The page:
43. Track views: Gage student involvement and interest in different materials (and check to see how many are holding off on their assignments!) by paying attention to page views. Case Western Reserve University provides valuable instructions on how.
  44. It is possible to download the gradebook into Excel: Some teachers may prefer calculating their grades offline through Excel. Blackboard does allow them to export (and import!) their gradebooks to and from the program.
  45. Set up Wimbia classrooms: The Blackboard Tips wiki outlines how to get groups set up with Wimbia classrooms for multimedia exchanges to enhance their projects.
  46. Check out these applets!: Intended for Blackboard 5.6 or higher, David Carter-Tod at Wytheville Community College provides some excellent applets to help teachers get the most out of their experience.
  47. Assess student wiki participation: Like checking hotlink clicks and assignment views, teachers can also view student participation in any wiki projects as well.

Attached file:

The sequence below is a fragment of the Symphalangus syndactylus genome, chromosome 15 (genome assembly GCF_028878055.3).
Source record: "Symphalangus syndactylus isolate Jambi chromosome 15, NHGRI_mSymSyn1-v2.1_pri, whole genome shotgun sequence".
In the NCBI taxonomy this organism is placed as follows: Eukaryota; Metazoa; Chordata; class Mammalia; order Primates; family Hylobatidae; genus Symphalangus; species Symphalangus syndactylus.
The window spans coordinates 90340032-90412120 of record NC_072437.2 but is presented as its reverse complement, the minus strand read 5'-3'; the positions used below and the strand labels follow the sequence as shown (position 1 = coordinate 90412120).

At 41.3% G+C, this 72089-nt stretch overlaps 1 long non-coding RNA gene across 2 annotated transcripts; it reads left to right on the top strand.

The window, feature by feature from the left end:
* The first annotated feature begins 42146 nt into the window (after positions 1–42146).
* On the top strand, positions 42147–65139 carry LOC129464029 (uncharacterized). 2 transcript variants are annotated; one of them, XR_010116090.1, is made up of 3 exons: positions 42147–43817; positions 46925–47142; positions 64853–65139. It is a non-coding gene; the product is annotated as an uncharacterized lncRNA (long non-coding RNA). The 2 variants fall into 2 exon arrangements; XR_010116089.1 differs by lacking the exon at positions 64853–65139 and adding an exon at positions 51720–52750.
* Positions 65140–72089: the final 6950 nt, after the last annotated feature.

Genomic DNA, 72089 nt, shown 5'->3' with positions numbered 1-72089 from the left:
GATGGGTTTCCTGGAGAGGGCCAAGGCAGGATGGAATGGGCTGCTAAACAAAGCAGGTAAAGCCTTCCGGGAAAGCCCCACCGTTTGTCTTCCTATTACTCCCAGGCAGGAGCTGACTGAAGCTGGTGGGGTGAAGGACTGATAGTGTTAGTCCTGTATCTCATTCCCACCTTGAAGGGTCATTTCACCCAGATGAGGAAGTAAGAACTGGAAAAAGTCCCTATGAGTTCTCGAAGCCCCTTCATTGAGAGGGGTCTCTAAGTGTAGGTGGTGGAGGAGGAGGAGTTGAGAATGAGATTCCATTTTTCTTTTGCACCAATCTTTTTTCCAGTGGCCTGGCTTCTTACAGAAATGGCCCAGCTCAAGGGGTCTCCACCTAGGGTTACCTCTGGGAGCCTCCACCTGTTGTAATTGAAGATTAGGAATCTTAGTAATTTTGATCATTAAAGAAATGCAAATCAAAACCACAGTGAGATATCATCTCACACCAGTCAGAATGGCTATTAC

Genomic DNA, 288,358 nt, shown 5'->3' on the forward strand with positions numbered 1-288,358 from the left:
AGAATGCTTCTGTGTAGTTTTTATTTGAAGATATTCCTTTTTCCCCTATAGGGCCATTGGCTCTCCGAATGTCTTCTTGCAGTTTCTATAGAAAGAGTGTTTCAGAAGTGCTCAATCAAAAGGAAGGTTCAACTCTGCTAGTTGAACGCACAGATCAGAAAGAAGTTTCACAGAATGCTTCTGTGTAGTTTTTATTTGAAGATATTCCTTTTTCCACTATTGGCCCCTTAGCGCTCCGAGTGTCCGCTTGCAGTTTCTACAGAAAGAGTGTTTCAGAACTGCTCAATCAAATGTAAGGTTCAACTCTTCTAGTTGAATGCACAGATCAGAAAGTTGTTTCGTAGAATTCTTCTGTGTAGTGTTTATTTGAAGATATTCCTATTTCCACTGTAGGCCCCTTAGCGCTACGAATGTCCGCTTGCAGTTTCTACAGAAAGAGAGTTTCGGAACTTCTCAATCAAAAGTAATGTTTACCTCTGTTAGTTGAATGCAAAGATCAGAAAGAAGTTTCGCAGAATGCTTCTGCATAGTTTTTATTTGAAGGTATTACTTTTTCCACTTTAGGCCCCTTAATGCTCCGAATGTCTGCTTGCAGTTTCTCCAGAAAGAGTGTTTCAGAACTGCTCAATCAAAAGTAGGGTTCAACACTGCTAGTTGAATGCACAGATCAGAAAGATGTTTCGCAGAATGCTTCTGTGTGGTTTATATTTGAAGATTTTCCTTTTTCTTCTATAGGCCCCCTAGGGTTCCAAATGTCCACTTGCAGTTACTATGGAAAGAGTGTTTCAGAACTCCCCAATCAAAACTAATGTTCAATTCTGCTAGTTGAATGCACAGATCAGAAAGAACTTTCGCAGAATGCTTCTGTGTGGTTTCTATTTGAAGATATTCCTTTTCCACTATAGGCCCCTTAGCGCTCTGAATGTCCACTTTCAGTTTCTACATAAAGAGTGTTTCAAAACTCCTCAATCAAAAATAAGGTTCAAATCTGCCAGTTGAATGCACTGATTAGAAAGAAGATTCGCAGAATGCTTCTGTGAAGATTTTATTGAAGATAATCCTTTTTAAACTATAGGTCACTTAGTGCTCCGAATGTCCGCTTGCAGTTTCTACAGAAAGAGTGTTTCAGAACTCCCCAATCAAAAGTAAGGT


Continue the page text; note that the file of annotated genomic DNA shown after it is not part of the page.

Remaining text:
48. Don’t print the frame!: Valuable information can be lost and paper can be wasted if one uses the default print setting on Blackboard. Paul D. Chapin at Amherst College shows how to make sure this does not happen in different browsers.
  49. Assign groups easy names: In Blackboard, keep team organization simple by naming them after numbers or letters – and if the students want something a little more customizable, just place the original nomenclature in parentheses.
  50. Document packaging saves so much time! Use a zip or compression tool to transfer files to and from Blackboard without wasting time constantly uploading and downloading. Case Western Reserve University explains how.

Thanks to Blackboard, thousands of educators have streamlined their classrooms and made coursework that much more accessible to their students. It is an invaluable digital tool for the online and hybridized classroom for all involved. Just be sure that these tips conform to the version used at the school. Should they fail to work on a specific version, give the computer services or tech support department a little ring – they will be happy to help so long as they’re approached politely!